Many people come to me for stress management coaching when they find themselves in a new environment, they're in a new role of leadership or new management, they may even be a new parent or have a new job. Yet what they’re all dealing with, is the attitudes of people around them. Sometimes those attitudes are negative ones. Or sometimes the negativity may be somebody that passes you in the street. Or perhaps it is someone who criticizes or comments on your parking, Typically, the negativity you experience is an opinion that comes to you that's unwarranted and unasked for, somebody who lectures you, corrects you, how you did something wrong, or tells you the way you should be doing things.
You know the sort of thing that I'm talking about.
We are faced with two choices. We can defend ourselves and say, "Well actually, you're wrong. This is what I think….”. That's the automated response that we want to take. We want to defend our actions or defend our choices., this is what people typically resort to. Or we will take a very passive approach and admit defeat by saying something like "You're right. I did that wrong; you're right, I'm wrong.” Or “Yes, I'm not very good at that.” Or “I’m so, so very sorry” and retract. We take a passive position or a position of defeat.
So, we generally think there are only two choices available to us to respond to someone’s negativity; defensive or passive.
There is actually another choice. There is a choice that neutralizes the situation. We don't take the passive defeatist approach, and we don't take the assertive or aggressive defensive approach.
There is a simple tool we can use. It was shared with me by my mentor Dr John Hinwood, who is the founder of the Stress Management Institute where I studied for a Cert IV Stress Management Practitioner (he continues to mentor me).
This is the way you use this stress management tool.
When someone comes at you with their unwanted, negative opinion or criticism, you simply respond with, "Thanks for sharing." And that's it, that's all that you say, "Thanks for sharing."
Try it. It's interesting because it just neutralizes the situation. The person who has thrown their opinion at you has nowhere to go with that because you're not admitting that they're right, you're not admitting that they're wrong, you're just acknowledging them. This in itself is important because they want their opinion heard by you. This way, you're showing that you have heard what they have said, you've acknowledged it, you're not taking it on board nor are you admitting defeat, you're just saying, "Thanks for sharing."
I encourage you to try this tool as you’d be surprised how powerful it can be. I’ve also found that people can, in social media, on Facebook or even through text, have the protection of a third wall where they can give you their opinion whether you've asked for it or not.
So using the simple phrase “Thanks for Sharing” in text, messages, posts or comment without saying anymore is a great neutralizer, that prevents anything entering into great debate.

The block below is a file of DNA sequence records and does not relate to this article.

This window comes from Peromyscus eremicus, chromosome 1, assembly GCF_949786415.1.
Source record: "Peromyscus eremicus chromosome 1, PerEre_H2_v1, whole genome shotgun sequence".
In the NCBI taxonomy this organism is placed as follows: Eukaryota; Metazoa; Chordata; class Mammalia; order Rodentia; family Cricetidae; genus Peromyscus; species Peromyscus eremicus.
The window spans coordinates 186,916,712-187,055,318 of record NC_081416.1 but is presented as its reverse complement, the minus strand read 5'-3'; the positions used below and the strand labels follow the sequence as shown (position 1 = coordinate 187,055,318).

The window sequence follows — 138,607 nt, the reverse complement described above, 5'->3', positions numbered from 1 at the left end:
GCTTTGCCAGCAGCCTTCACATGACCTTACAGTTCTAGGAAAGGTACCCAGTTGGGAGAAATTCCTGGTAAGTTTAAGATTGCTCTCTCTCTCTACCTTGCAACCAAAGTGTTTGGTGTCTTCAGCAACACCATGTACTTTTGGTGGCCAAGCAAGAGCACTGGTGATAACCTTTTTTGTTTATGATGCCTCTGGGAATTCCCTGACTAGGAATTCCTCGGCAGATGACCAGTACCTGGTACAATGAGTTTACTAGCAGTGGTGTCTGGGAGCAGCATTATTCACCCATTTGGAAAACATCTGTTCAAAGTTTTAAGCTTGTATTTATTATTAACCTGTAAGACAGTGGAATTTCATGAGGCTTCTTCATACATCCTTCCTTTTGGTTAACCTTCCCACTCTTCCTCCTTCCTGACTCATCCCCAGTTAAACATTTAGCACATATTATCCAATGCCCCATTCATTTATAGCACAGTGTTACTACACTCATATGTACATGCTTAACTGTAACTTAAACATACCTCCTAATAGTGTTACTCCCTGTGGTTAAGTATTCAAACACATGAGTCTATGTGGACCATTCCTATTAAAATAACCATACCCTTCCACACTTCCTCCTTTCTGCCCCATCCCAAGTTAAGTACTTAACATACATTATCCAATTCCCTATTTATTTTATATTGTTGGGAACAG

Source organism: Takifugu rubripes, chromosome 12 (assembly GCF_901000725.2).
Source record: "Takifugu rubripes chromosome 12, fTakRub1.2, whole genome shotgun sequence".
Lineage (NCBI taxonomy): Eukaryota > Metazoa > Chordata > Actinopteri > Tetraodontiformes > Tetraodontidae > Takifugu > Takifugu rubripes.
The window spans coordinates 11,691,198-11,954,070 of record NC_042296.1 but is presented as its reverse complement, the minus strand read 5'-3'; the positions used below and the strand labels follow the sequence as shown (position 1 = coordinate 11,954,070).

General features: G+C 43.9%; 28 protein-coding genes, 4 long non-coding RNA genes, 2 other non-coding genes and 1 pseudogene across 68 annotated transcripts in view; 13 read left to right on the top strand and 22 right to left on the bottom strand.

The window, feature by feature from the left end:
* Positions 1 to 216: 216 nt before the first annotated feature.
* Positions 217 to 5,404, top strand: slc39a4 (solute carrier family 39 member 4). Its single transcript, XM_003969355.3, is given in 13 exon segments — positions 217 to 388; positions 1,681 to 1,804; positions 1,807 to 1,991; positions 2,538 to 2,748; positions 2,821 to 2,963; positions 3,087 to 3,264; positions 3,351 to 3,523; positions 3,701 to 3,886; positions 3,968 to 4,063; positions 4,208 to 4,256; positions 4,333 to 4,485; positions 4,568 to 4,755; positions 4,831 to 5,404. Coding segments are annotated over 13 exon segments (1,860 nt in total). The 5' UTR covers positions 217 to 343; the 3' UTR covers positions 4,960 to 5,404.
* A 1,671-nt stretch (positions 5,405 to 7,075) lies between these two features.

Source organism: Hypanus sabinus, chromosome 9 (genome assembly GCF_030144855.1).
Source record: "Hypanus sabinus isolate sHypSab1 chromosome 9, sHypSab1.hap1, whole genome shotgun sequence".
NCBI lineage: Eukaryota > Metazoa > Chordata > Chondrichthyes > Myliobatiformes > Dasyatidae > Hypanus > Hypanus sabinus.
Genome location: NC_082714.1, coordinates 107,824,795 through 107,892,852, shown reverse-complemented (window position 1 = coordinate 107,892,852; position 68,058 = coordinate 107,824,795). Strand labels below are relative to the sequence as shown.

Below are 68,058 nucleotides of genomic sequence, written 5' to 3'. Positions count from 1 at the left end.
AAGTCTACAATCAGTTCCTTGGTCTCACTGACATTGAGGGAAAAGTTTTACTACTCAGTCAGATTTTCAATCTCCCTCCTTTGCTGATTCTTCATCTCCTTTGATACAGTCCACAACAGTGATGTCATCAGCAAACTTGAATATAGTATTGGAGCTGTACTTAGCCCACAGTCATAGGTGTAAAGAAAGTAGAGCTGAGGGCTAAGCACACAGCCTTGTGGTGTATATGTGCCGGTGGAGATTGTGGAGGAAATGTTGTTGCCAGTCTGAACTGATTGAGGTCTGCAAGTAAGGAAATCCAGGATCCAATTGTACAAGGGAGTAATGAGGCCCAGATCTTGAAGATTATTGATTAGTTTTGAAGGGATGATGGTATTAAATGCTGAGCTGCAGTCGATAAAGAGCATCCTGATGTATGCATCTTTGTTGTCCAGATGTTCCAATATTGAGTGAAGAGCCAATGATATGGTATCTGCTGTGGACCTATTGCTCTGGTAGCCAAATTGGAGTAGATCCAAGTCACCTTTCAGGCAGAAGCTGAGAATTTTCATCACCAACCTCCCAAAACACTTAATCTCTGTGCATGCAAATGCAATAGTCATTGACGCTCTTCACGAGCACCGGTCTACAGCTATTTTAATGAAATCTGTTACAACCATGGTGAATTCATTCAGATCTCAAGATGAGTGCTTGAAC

I hope you find this tool really useful. It's one of my favourites. Like many of the tools I use or recommend, they are just really little simple things, not complex, easy for you to adopt, but make such a difference to situations.
So if you've got a person at work who's constantly giving you their opinion, criticizing you, telling you what to do, try that one and see how it goes.
I'd really love to hear from you and how you went using this tool. I would love for you to apply it and tell me how you went. Did it work for you? What kind of response did you get? Where you surprised? Was it powerful?
If you've got any other challenges that you'd like me to share or resolve for you, please share them.
Would you like to become more emotionally resilient?
If you are feeling stressed at work, particularly by the behaviour of others, I may be able to provide you with some resilience strategies. Book in a time for a chat. I can’t promise I can fix everything, but the next best thing I can do is to chat with you. Make a time that suits you for a 15-minute chat. Once I know you better (and you know me) we can decide if you want to dig a little deeper into the issues and can organise a free Stress Management Strategy session.
About the Author:
Barbara Clifford (The Time Tamer) is a time management & stress management enthusiast based in Alice Springs, Australia. She has spent over 20 years working in time precious and stressful industries such as film, hospitality and marketing. She has always had a burning passion for creating order and making sense of things. She is sought after like a beacon in a sea of chaos to provide professional development in the business environment through workshop training, coaching, mentoring, online training programmes, webinars and as a guest speaker around Australia. Her professional experience has included contracts with small business, Not For Profits, Aboriginal Organisations, Media, Marketing, Aged Care, Universities, Health Services and Cruise Ships. Follow Barbara on Twitter @barbclifford.